|AHFS/Drugs.com||International Drug Names|
|CompTox Dashboard (EPA)|
|Chemical and physical data|
|Molar mass||160.234 g/mol g·mol−1|
|3D model (JSmol)|
|(what is this?)|
Methacholine is primarily used to diagnose bronchial hyperreactivity, which is the hallmark of asthma and also occurs in chronic obstructive pulmonary disease. This is accomplished through the bronchial challenge test, or methacholine challenge, in which a subject inhales aerosolized methacholine, leading to bronchoconstriction. Other therapeutic uses are limited by its adverse cardiovascular effects, such as bradycardia and hypotension, which arise from its function as a cholinomimetic.
It is highly active at all of the muscarinic receptors, but has little effect on the nicotinic receptors. Methacholine has a charged quaternary amine structure, rendering it insoluble to lipid cell membranes. Clinically, this means that it will not cross the blood–brain barrier and has poor absorption from the gastrointestinal tract. It is broken down at a relatively slow rate within the body, due to its relative resistance to acetylcholinesterases.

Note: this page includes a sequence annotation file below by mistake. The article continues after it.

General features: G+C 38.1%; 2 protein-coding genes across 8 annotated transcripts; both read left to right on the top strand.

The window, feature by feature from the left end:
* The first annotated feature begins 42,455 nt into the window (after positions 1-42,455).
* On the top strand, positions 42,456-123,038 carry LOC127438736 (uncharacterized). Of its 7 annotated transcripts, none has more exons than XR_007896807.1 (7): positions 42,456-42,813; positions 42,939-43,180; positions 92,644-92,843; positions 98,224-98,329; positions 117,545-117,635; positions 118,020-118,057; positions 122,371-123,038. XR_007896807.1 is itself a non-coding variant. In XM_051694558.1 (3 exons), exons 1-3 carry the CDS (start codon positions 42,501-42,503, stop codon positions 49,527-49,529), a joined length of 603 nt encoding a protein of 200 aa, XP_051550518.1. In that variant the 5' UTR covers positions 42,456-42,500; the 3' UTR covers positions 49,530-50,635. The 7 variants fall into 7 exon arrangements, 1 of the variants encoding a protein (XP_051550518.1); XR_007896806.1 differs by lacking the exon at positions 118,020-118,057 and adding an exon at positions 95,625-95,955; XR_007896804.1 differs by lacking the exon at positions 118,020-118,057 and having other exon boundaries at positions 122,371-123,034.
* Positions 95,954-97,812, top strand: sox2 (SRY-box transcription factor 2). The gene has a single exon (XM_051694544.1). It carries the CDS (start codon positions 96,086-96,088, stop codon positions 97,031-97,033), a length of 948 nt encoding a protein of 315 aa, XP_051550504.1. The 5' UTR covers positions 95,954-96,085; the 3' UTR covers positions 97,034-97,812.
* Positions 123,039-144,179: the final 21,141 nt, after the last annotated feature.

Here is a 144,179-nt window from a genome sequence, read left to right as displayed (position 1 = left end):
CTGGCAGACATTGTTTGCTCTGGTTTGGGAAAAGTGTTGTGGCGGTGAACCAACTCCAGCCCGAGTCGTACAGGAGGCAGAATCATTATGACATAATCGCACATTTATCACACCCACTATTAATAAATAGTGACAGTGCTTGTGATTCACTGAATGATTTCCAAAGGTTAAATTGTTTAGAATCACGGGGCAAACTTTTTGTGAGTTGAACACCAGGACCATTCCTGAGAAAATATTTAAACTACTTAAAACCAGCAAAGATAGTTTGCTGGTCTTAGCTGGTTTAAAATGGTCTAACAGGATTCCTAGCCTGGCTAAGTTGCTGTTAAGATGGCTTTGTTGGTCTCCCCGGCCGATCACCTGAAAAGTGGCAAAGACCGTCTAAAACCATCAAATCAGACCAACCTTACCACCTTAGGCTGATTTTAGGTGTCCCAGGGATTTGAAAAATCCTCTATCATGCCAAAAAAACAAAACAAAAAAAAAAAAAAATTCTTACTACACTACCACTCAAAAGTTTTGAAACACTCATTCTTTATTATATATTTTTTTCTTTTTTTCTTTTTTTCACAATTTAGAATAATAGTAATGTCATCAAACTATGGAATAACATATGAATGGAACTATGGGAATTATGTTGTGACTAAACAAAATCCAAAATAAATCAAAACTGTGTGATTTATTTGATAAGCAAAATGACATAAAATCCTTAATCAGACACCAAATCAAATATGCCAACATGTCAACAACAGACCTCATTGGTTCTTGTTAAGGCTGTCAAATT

Methacholine has a β-methyl group which provides selectivity towards muscarinic receptors as compared to nicotinic receptors. The quaternary ammonium group is essential for activity. The ester makes it susceptible to the enzyme acetylcholine esterase.[unreliable source?]
Use of methacholine is contraindicated in patients with recent heart attack or stroke, uncontrolled hypertension, known severe airway disease, or an aortic aneurysm. It may be used with caution by nursing or pregnant mothers and patients taking certain medications for myasthenia gravis.